What types of licences can be obtained?

The HB Act provides for the following licences and certificates (licence) to be granted:

  • contractor licence;
  • supervisor certificate;
  • tradesperson certificate; and
  • endorsed contractor licence (equivalent to a supervisor certificate).

What criteria apply to the grant of a licence?

  • The applicant's fitness, ability and capacity to carry out contracts for which the licence is required; and
  • the arrangements made or proposed to ensure that all work done under those contracts will be done or supervised by appropriately qualified individuals.

Who needs to be supervised?

Individuals who are not licensed and are carrying out residential building work and specialist work need to be supervised. Individuals holding relevant tradesperson certificates can carry out residential building work, refrigeration work or air-conditioning work without supervision but must be supervised when carrying out plumbing work, gasfitting work or electrical wiring work.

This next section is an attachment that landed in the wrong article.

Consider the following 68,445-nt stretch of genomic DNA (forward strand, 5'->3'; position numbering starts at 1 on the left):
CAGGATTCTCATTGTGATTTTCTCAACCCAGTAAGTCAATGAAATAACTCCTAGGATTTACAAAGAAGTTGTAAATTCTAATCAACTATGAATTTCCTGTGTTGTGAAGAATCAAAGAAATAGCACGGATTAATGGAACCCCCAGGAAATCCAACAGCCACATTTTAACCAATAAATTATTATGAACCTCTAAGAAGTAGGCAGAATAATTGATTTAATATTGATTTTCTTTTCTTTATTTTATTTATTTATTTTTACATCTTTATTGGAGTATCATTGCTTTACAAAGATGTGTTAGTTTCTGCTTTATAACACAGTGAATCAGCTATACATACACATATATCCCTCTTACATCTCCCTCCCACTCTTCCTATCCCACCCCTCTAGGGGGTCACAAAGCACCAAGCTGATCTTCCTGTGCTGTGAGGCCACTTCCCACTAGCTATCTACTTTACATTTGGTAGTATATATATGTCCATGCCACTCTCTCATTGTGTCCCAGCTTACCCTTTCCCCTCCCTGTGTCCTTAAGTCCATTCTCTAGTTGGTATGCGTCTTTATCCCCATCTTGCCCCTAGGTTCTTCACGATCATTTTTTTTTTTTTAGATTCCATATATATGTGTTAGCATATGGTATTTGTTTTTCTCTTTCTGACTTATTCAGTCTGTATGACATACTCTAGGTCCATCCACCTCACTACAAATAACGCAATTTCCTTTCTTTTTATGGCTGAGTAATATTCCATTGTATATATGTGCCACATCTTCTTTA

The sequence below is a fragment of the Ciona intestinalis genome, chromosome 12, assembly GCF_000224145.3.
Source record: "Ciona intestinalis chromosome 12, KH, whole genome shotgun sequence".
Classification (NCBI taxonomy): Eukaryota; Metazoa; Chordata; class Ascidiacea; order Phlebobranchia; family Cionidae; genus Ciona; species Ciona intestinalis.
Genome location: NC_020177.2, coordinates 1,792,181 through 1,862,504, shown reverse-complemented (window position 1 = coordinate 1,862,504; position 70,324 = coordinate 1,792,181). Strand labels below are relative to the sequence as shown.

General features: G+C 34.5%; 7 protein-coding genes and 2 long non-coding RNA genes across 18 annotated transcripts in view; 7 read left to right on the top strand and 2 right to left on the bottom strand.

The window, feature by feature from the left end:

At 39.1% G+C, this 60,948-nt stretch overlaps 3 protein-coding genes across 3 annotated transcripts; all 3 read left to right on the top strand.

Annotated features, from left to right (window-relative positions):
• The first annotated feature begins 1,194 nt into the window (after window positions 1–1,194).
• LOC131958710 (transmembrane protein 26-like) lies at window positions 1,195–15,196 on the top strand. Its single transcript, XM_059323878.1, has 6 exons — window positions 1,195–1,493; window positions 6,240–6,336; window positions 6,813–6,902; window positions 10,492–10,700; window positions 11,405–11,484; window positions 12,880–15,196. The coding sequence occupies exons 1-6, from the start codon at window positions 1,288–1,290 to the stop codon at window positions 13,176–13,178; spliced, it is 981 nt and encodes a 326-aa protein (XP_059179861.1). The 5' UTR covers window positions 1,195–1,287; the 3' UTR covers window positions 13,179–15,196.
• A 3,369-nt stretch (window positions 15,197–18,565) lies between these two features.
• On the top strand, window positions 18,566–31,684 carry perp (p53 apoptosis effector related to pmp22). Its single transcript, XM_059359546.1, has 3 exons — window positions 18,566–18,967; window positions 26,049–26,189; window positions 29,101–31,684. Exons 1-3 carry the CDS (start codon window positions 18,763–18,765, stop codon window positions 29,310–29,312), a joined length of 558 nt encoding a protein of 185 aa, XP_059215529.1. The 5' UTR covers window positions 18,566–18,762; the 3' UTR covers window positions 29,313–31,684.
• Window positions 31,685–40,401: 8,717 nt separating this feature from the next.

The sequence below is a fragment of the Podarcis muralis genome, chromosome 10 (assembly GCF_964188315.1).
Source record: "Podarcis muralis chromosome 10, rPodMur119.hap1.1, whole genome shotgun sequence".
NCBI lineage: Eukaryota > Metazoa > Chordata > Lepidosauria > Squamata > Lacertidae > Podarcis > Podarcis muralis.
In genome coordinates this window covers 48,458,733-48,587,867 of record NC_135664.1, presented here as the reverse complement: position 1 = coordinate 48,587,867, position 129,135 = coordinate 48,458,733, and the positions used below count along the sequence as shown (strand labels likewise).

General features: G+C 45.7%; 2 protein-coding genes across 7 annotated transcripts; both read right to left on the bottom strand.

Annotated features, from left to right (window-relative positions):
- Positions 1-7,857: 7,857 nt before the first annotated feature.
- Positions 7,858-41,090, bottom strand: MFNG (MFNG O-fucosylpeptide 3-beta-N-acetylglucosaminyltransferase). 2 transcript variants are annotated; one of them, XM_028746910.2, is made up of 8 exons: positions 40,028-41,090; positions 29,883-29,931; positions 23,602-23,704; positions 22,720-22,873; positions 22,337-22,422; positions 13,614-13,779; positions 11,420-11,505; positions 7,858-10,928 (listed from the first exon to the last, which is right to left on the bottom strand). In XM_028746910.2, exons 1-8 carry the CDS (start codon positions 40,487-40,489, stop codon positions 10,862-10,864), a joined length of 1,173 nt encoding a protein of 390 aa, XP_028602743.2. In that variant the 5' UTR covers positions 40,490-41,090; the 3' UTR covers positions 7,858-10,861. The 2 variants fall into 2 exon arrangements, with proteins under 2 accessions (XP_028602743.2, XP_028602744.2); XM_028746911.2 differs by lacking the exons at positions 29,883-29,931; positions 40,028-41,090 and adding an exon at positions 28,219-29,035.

What is an appropriate level of supervision?

The HB Act does not contain a definition of 'supervision'. Compliance with the supervision requirements of the HB Act is to be determined on the facts of each case. However, the level of supervision must be sufficient so as to ensure that the requirements applicable to the work under the HB Act are complied with.

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Contract formalities

The HB Act sets out a number of mandatory contract formalities for residential building work contracts. The requirements vary depending on the contract price of the contract.

A contract for residential building work must contain the following information: